Helle Heirlooms a Cool Stuff classic
We Coolio guys like classic Cool Stuff that we can pass on to our children or give to a special friend. Doesn't have to be expensive, doesn't have to be flash...just has to have that "it factor" that will never go out of style. Helle is an 80 year old family company that makes beautiful functioning heirlooms from their heart and from their hands in Holmedal, Norway.
It's a land of Fjords, not Fords. Every Helle knife is almost a one- off custom piece featuring local Norwegian woods that will draw you in first as art, then as a functional tool. In 1932 Helle's Family cottage industry began with no electricity, which probably initiated the handmade tradition continued to this day.
I met Mr. Torodd Helle earlier this year and was taken back by his warmth and humility. I personally reviewed 15 of his offerings and came away understanding how Scandanavian sensibilities and style are vastly different than our Pacific Island ways or the omni present American influence.
The Helle line directly contrasts our Pacific Island down home fale taste for English forged machetes and Chinese chopping cleavers. The Helles are a gentleman's knife for finese fine work, not slashing and bashing. All Helles feature beautiful Norwegian natural leather engraved or cut out design sheaths and equal their Helle knives as works of art on their own merits. The unique feel and density of Helle leather sheaths is due to the cows being raised in the cold Northern European climates.
The Helle Family and their products are great ambassadors for the Nation of Norway. I would really like to shoot a video documentary of their factory, their village, eat lunch with the Helle artisans, and take a walk along a Fjord. Any extra airline miles Torodd? Sometimes our Commonwealth and American influences blind us to the other Cool Stuff and cool ways of the planet.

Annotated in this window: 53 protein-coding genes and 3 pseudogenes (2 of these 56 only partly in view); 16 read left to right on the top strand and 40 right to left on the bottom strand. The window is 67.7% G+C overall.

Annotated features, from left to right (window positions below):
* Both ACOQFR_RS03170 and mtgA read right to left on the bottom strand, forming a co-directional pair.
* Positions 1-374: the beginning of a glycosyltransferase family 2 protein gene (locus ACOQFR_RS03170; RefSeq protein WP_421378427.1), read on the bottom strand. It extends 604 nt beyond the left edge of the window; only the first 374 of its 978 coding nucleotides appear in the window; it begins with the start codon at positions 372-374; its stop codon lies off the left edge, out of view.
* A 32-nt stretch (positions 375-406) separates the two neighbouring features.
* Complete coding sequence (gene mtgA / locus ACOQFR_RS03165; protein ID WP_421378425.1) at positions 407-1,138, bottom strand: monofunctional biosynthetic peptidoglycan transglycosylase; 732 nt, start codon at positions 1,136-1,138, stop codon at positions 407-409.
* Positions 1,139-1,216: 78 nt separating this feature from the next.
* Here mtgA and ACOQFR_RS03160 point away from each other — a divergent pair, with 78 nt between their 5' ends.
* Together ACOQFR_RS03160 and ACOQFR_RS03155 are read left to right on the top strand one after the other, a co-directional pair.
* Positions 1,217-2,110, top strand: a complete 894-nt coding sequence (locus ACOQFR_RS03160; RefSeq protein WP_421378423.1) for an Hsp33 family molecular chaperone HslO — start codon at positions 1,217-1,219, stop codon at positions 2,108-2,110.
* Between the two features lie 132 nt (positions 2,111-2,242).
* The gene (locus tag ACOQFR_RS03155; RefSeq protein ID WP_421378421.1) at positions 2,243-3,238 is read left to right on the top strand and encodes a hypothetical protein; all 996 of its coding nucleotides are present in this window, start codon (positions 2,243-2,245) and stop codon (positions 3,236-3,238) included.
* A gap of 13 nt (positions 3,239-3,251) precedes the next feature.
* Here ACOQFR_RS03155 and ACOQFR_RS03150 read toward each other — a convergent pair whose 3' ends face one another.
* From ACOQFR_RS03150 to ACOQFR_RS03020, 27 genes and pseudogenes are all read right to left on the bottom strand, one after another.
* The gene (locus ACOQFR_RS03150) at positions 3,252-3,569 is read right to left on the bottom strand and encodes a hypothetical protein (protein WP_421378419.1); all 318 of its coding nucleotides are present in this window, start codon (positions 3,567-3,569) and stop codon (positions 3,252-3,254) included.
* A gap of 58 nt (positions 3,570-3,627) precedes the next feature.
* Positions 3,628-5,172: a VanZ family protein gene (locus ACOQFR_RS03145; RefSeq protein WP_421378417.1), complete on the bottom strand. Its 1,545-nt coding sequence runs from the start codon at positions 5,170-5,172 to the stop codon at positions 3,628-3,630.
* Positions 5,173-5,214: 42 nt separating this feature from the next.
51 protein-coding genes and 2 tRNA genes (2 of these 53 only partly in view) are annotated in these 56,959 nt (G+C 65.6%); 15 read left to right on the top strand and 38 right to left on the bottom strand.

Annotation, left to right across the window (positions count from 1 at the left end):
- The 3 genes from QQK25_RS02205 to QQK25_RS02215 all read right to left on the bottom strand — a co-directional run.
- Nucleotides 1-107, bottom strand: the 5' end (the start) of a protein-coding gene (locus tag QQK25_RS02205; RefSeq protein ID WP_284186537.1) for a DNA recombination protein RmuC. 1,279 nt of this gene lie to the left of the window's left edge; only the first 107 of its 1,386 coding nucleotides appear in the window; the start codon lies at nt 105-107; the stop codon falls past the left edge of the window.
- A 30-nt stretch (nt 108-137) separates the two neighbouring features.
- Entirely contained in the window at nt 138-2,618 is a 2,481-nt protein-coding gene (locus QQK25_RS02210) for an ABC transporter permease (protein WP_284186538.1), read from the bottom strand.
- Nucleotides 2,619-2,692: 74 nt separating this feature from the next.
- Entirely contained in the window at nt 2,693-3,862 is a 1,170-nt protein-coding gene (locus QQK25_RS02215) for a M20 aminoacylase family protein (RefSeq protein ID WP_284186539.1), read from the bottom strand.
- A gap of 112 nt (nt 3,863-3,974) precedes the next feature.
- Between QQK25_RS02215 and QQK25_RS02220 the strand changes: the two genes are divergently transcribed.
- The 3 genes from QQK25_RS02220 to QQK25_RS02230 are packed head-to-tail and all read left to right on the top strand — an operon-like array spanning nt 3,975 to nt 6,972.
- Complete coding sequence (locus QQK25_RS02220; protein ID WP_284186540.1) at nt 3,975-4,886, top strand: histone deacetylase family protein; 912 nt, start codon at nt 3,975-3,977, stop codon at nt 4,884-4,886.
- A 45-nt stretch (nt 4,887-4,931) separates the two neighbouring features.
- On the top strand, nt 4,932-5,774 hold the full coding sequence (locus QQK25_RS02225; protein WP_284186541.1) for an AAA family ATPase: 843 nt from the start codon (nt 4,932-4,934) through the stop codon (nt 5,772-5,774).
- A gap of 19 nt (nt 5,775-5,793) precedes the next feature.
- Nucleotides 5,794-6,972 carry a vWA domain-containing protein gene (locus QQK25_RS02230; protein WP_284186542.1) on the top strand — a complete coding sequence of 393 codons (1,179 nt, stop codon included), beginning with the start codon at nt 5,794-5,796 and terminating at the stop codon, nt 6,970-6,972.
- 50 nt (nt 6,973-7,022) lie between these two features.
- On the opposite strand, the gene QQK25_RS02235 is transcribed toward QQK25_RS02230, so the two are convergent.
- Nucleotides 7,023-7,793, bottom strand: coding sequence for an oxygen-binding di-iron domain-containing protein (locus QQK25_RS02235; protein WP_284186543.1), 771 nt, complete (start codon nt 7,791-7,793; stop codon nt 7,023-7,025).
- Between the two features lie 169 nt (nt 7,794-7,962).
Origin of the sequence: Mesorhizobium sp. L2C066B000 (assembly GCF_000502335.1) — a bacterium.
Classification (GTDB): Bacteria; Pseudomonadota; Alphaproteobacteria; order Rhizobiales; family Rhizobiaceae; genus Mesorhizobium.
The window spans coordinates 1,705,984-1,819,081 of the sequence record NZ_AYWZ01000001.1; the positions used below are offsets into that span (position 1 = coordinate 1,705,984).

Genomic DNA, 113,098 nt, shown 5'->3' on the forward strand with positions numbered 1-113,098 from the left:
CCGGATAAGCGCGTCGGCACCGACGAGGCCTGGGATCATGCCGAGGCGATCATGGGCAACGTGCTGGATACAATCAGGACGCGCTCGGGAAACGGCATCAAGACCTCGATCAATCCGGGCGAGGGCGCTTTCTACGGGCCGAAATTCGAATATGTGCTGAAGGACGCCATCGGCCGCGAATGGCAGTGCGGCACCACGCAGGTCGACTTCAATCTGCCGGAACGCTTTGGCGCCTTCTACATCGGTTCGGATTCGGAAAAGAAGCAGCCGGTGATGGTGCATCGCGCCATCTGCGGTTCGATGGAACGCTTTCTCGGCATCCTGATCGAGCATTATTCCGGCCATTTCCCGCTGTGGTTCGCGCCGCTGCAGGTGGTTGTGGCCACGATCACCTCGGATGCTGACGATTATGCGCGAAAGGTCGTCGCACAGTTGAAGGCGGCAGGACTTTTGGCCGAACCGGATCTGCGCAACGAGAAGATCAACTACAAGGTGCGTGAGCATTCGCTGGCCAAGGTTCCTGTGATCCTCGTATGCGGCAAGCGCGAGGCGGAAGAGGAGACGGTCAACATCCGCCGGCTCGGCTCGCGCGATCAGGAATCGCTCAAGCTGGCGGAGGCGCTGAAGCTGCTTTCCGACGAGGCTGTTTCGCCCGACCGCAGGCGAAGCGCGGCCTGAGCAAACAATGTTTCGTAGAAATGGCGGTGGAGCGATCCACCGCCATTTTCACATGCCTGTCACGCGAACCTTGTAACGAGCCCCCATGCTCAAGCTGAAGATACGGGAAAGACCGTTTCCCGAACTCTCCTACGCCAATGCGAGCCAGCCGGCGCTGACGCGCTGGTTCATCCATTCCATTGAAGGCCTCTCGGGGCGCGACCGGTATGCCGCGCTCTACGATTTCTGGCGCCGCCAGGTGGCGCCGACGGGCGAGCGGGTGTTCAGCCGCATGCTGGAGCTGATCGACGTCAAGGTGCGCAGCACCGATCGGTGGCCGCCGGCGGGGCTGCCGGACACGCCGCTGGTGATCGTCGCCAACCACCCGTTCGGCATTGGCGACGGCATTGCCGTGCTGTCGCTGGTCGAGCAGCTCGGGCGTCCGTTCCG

I can't think of a farther away place than Norway from our Samoa....but judging by Mr. Helle I bet the spirit of family and kindness are much the same, as each remote fjord village is a defacto island in its own. Now if they only played rugby, American Samoa would have a great traditional rival.
Helle knives are beautiful, functional artwork that you can't help but cherish and you will take care of fondly. They're handmade, with local Curly Birch handles reflecting the rough terrain and warm culture of Norway. You will not take a Helle Knife and baton it through a log of wood, as you would an American survival knife.
You will carry the diminutive brightly polished Helle Nying ($89 USD) proudly at your side to open packages, cut twine, or even slice a hunk of cheese for a lunch on the run. It's got a real nice leather retainer flap that connects to a little knob on top. The longer industrial Helle Viking ($99 USD) will be your blue collar pal at work. It's not a sapelu, it won't cut down a coconut tree, but it will master 90% of your daily chores and take the rougher work chores with its blade's plain unpolished finish. These are the blades embraced for years by the Norwegian people. Helle even features an official Boy Scout Knife for their young ones. If you grew up in Norway, you grew up with a Helle.